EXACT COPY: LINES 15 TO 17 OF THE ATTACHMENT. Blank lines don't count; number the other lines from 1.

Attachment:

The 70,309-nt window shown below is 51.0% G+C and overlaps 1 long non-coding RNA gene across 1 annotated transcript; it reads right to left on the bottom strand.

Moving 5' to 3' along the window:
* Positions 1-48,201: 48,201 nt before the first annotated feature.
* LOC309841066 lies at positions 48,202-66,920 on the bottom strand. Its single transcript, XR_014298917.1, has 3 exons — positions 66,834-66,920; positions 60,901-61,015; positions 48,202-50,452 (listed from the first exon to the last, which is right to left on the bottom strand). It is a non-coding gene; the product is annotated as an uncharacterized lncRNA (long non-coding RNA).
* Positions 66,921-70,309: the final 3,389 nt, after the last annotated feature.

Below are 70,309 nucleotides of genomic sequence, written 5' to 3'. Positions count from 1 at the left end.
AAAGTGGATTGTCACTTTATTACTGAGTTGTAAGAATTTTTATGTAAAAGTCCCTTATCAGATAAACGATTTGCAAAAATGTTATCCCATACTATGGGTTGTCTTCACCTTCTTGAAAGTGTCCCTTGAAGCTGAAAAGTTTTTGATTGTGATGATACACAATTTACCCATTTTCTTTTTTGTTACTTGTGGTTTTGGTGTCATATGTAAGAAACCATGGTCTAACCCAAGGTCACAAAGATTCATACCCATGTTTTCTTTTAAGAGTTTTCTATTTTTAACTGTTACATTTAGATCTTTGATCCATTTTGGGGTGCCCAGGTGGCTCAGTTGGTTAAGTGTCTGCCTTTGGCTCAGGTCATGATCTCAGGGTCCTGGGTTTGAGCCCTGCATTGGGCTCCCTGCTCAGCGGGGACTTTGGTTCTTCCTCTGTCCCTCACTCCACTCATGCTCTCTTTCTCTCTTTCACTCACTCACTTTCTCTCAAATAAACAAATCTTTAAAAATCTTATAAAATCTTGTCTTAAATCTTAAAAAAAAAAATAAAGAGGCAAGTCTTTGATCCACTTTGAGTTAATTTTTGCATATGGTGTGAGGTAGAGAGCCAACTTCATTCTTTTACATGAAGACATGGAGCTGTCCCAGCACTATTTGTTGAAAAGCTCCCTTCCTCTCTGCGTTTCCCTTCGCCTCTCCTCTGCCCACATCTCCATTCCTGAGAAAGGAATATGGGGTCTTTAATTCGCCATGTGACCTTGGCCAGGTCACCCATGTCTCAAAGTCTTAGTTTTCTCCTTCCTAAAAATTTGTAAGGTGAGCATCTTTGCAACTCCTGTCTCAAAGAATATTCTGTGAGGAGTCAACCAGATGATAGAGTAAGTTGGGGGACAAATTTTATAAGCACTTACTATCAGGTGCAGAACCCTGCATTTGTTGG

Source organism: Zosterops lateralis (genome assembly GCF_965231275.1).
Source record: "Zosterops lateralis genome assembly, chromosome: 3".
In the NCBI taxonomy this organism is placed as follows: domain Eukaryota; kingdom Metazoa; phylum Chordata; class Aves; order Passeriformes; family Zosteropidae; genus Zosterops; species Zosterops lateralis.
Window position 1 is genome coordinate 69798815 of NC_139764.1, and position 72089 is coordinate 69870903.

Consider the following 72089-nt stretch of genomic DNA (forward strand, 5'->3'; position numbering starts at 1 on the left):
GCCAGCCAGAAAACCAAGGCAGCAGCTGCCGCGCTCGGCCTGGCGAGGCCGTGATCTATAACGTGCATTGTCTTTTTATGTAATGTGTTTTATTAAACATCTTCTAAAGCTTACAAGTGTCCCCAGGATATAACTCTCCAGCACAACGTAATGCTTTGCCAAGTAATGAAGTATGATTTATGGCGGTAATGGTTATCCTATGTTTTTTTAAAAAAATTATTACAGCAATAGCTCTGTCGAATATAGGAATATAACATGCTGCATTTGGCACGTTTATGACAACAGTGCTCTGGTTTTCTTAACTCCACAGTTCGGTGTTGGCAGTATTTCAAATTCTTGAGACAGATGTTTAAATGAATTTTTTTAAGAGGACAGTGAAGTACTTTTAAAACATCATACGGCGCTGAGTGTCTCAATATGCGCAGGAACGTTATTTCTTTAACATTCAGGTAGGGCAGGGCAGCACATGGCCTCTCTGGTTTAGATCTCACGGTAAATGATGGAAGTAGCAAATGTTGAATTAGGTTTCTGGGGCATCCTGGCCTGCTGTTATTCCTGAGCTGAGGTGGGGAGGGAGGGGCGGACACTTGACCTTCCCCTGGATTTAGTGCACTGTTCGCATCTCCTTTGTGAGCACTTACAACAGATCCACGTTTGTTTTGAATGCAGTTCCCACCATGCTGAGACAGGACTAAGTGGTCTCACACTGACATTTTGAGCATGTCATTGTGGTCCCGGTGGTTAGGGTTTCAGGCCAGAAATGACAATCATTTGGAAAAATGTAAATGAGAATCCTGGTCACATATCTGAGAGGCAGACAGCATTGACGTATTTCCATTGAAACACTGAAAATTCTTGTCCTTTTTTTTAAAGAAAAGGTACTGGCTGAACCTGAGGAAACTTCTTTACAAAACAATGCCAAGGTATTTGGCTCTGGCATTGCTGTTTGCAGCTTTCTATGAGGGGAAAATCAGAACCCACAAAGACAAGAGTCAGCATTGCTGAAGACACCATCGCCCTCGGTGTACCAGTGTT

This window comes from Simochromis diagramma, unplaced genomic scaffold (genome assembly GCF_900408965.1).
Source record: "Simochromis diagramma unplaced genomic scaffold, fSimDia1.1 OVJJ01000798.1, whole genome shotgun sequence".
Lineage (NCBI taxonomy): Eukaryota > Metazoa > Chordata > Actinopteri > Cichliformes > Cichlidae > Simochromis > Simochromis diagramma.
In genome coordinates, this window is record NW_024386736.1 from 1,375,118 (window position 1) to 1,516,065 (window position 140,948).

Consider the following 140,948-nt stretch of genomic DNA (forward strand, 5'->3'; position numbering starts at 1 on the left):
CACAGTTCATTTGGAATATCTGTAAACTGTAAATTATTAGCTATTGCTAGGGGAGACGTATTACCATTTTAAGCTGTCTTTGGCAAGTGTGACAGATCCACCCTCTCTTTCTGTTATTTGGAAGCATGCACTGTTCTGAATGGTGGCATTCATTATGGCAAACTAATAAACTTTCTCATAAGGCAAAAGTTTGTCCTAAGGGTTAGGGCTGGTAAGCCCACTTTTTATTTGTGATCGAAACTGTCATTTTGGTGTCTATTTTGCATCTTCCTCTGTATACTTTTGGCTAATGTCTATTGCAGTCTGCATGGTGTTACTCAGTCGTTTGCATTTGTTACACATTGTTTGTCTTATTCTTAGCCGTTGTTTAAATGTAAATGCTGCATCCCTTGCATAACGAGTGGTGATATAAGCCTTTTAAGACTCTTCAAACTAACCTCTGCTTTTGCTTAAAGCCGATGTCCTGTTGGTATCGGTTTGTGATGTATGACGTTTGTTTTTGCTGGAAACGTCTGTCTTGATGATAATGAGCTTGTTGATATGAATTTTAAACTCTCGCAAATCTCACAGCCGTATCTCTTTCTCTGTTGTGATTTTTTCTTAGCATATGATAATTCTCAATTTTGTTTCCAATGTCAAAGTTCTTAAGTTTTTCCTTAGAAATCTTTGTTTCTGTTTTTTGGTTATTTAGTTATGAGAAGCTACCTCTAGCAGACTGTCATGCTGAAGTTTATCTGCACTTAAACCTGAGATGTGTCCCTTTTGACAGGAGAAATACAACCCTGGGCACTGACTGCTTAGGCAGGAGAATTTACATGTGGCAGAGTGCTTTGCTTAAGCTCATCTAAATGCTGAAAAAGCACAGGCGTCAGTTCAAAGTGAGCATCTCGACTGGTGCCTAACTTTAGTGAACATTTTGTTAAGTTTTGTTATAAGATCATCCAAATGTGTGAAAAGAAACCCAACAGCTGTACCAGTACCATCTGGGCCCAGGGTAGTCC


Source record: "Simochromis diagramma unplaced genomic scaffold, fSimDia1.1 OVJJ01000798.1, whole genome shotgun sequence".
Lineage (NCBI taxonomy): Eukaryota > Metazoa > Chordata > Actinopteri > Cichliformes > Cichlidae > Simochromis > Simochromis diagramma.
In genome coordinates, this window is record NW_024386736.1 from 1,375,118 (window position 1) to 1,516,065 (window position 140,948).